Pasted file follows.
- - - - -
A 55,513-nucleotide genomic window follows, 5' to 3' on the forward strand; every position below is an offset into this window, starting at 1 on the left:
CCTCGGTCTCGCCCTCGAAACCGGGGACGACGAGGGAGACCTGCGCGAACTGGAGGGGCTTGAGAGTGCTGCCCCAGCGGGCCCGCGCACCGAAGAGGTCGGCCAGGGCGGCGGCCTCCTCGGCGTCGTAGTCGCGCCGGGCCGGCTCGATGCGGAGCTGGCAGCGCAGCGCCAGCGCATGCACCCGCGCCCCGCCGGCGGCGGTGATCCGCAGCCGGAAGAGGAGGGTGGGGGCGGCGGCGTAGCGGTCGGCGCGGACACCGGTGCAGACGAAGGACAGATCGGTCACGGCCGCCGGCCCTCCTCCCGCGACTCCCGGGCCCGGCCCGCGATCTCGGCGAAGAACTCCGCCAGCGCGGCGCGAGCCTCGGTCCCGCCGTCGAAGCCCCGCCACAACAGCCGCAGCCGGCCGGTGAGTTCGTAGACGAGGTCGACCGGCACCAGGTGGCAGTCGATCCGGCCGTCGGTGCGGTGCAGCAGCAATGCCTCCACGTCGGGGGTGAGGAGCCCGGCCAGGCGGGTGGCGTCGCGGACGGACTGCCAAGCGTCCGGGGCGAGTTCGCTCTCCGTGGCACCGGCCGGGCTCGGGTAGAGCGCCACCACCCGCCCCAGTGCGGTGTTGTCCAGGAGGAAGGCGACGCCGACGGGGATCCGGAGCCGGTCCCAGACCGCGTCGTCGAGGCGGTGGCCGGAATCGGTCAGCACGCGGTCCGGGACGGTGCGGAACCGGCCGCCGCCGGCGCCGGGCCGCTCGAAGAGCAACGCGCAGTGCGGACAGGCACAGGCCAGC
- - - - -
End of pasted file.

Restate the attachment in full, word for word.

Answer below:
A 55,513-nucleotide genomic window follows, 5' to 3' on the forward strand; every position below is an offset into this window, starting at 1 on the left:
CCTCGGTCTCGCCCTCGAAACCGGGGACGACGAGGGAGACCTGCGCGAACTGGAGGGGCTTGAGAGTGCTGCCCCAGCGGGCCCGCGCACCGAAGAGGTCGGCCAGGGCGGCGGCCTCCTCGGCGTCGTAGTCGCGCCGGGCCGGCTCGATGCGGAGCTGGCAGCGCAGCGCCAGCGCATGCACCCGCGCCCCGCCGGCGGCGGTGATCCGCAGCCGGAAGAGGAGGGTGGGGGCGGCGGCGTAGCGGTCGGCGCGGACACCGGTGCAGACGAAGGACAGATCGGTCACGGCCGCCGGCCCTCCTCCCGCGACTCCCGGGCCCGGCCCGCGATCTCGGCGAAGAACTCCGCCAGCGCGGCGCGAGCCTCGGTCCCGCCGTCGAAGCCCCGCCACAACAGCCGCAGCCGGCCGGTGAGTTCGTAGACGAGGTCGACCGGCACCAGGTGGCAGTCGATCCGGCCGTCGGTGCGGTGCAGCAGCAATGCCTCCACGTCGGGGGTGAGGAGCCCGGCCAGGCGGGTGGCGTCGCGGACGGACTGCCAAGCGTCCGGGGCGAGTTCGCTCTCCGTGGCACCGGCCGGGCTCGGGTAGAGCGCCACCACCCGCCCCAGTGCGGTGTTGTCCAGGAGGAAGGCGACGCCGACGGGGATCCGGAGCCGGTCCCAGACCGCGTCGTCGAGGCGGTGGCCGGAATCGGTCAGCACGCGGTCCGGGACGGTGCGGAACCGGCCGCCGCCGGCGCCGGGCCGCTCGAAGAGCAACGCGCAGTGCGGACAGGCACAGGCCAGC